Thankfully for ASU, the losses are a little less steep in midfield. The sole expected loss is Nicole Acosta. Acosta had been a JUCO All-American before transferring to ASU and ended up starting fourteen games for the club last year, mostly avoiding the dreaded injury bug. Though she was surprisingly not involved in front of goal last season, McCarter remains the heart and soul of the club in the middle of the park and is set to finish out her career as a four-year starter here. Likely joining her will be junior Holland Crook, who was pushed up into attack at times last year because of injuries but should find a more comfortable home back in midfield this year. A two-year starter thus far, Crook has combined for five assists so far and could be a valuable supply line to the forwards this year. Others battling for major minutes include senior Aissa Sanchez and juniors Blair Alderson and Rachael Ritter, all of whom combined for eleven starts last year.
The club also makes a big rookie addition in the form of Cali Farquharson, a deadly attacking midfielder who can also double as a forward and who has arguably been one of the ECNL’s most impressive players over the past few years with the SC del Sol club. If she lives up to advance billing, she could provide some much needed craft alongside the graft of the likes of McCarter.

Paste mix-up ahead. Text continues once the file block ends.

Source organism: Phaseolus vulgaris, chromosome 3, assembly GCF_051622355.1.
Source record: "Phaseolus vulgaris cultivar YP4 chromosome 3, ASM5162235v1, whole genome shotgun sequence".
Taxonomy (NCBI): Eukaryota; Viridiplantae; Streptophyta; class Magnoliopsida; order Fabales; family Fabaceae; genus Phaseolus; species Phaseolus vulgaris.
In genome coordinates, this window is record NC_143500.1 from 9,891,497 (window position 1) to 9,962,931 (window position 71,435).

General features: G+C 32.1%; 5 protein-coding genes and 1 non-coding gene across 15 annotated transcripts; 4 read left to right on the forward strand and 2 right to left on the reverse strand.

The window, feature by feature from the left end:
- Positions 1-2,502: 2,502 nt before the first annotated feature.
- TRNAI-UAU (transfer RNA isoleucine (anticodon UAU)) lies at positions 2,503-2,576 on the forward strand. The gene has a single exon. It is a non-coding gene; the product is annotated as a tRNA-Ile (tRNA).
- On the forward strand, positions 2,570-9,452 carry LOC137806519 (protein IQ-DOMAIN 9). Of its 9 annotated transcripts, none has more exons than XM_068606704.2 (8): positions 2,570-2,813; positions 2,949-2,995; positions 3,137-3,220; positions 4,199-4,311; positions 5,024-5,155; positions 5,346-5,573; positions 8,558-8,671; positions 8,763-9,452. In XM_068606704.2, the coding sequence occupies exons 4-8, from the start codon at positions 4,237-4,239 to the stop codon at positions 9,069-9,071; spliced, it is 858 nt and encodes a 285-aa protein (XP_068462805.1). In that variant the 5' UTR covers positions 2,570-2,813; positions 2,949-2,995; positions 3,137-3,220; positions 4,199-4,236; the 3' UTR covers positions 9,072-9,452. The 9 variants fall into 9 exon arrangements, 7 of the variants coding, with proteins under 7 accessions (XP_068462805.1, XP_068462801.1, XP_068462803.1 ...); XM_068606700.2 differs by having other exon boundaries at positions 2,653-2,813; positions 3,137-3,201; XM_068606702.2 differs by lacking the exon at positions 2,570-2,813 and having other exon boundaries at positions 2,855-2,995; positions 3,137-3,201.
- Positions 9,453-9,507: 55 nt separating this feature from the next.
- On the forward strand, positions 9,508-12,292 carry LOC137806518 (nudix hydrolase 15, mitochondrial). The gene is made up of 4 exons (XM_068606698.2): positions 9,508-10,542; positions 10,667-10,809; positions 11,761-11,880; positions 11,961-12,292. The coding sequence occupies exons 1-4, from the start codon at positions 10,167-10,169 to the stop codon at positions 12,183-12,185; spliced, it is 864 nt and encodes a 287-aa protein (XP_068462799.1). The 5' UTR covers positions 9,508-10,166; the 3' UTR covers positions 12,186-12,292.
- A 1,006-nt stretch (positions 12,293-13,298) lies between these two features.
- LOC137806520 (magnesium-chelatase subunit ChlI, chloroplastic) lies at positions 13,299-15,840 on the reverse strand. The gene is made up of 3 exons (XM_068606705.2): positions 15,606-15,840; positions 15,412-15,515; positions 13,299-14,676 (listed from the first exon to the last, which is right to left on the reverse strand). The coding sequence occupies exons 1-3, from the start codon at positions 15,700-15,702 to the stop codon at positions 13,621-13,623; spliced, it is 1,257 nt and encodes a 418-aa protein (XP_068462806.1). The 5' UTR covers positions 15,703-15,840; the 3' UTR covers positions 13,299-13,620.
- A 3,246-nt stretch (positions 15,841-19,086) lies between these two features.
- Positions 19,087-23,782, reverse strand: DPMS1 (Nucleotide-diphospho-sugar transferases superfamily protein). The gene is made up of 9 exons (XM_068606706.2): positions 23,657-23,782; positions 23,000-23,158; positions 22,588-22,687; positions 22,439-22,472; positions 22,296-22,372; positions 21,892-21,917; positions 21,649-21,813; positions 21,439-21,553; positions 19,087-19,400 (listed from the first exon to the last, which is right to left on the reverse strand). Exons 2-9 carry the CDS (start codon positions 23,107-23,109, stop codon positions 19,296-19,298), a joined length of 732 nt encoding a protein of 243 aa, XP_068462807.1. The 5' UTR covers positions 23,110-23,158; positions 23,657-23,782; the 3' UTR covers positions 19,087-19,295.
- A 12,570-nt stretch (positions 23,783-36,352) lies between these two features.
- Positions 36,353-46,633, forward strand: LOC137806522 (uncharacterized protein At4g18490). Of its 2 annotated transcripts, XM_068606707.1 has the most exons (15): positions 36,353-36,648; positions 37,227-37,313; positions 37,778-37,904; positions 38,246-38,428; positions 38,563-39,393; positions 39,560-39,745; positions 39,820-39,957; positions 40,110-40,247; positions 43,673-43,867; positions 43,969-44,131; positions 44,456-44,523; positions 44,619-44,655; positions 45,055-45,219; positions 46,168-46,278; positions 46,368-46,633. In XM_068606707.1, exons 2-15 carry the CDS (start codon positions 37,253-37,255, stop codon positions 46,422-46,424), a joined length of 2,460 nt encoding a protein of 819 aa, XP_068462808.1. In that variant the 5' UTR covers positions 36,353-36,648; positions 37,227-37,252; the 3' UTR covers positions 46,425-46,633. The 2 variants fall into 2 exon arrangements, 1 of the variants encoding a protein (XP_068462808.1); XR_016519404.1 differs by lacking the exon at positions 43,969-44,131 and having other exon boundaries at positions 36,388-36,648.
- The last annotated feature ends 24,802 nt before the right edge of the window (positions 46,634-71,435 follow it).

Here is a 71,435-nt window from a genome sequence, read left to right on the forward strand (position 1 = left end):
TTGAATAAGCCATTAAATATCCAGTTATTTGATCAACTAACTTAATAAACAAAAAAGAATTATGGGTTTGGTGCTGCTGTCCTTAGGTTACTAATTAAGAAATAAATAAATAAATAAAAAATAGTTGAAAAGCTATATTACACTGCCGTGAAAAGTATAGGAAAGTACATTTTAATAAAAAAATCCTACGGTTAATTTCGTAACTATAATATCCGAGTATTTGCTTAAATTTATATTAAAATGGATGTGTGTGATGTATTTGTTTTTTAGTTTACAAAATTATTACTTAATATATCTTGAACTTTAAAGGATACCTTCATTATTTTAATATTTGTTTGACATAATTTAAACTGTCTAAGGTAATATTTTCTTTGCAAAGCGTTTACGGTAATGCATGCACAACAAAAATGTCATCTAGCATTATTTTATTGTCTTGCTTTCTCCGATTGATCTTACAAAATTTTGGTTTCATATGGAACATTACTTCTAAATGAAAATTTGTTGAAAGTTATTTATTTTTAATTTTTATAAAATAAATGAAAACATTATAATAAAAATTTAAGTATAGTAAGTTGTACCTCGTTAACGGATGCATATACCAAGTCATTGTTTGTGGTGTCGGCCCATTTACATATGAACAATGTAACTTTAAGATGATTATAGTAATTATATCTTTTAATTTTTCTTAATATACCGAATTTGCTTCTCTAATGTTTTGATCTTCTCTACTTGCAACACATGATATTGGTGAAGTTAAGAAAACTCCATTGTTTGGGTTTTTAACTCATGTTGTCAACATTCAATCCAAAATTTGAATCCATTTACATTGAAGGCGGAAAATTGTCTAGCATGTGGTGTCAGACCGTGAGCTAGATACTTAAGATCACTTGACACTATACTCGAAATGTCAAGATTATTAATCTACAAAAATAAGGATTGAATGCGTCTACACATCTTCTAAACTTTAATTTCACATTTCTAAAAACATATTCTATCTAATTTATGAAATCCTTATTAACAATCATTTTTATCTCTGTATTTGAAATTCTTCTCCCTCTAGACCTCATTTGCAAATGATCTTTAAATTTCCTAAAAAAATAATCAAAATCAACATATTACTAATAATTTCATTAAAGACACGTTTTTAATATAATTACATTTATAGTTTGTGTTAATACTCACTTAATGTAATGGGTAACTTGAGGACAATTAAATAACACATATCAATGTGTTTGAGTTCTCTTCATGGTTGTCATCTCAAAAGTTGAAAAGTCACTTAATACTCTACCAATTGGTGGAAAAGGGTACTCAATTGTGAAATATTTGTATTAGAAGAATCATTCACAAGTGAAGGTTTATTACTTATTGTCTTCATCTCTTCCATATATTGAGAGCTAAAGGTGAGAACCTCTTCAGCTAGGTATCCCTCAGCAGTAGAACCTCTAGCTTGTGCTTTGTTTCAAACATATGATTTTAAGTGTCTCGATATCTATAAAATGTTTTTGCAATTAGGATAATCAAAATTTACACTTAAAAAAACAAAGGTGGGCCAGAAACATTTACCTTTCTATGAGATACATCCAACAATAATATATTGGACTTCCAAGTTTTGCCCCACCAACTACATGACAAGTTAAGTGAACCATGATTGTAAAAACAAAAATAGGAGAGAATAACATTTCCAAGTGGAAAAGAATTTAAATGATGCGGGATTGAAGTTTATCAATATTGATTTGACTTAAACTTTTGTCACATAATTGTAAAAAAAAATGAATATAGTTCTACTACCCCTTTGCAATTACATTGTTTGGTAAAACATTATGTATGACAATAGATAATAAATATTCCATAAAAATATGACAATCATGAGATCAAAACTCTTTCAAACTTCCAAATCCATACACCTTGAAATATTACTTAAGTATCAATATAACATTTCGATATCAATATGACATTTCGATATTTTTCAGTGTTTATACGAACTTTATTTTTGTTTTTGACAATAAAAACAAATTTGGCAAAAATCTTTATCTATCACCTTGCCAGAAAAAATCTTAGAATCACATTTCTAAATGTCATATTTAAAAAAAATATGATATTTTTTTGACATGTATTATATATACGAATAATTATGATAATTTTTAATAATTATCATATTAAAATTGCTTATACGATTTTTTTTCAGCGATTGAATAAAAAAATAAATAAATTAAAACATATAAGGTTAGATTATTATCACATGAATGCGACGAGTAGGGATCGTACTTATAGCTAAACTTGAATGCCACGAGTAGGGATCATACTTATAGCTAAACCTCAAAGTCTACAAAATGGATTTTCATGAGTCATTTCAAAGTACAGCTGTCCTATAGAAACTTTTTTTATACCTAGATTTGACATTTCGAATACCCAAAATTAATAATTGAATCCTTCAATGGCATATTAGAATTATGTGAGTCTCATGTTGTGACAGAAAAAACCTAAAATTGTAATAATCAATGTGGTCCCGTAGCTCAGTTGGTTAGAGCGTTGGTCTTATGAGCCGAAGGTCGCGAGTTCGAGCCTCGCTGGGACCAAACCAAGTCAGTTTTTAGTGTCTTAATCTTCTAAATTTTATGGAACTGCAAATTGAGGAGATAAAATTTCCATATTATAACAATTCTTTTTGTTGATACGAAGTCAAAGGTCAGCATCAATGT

A big worry could be who’s going to provide the offensive punch for the club given the losses of Doller and Cook. Doller looked on her way to stardom after five goals in seven games but then was felled by injury and left the program in the offseason. Doller was another of ASU’s top recruits in 2011, so her loss definitely stings, especially given the subsequent loss of Cook. After two seasons of flashing some decent scoring potential, Cook made the most of her chance as the club’s lead gun, scoring eight goals to lead the club. Included in that total was five goals in the league, including braces against Oregon and hated rivals Arizona in the season finale win.
The cupboard isn’t completely bare though, as evidenced by the return of junior Devin Marshall. Recently called into U.S. U23 camp, Marshall’s injury problems that kept her out of a big chunk of the season proved to be a telling blow in ASU’s struggles, and the promising forward scored three goals upon her return for the last few weeks of the season. If healthy, Marshall has the potential to approach double digit goals and be a real factor up front for the club. Fifth-year senior Courtney Tinnin looked a budding star with four goals and six assists in 2009 but missed nearly a year and a half through injuries and just returned for league play last year, knocking in three assists for her troubles. A return to her old form would be a big plus for ASU’s attack.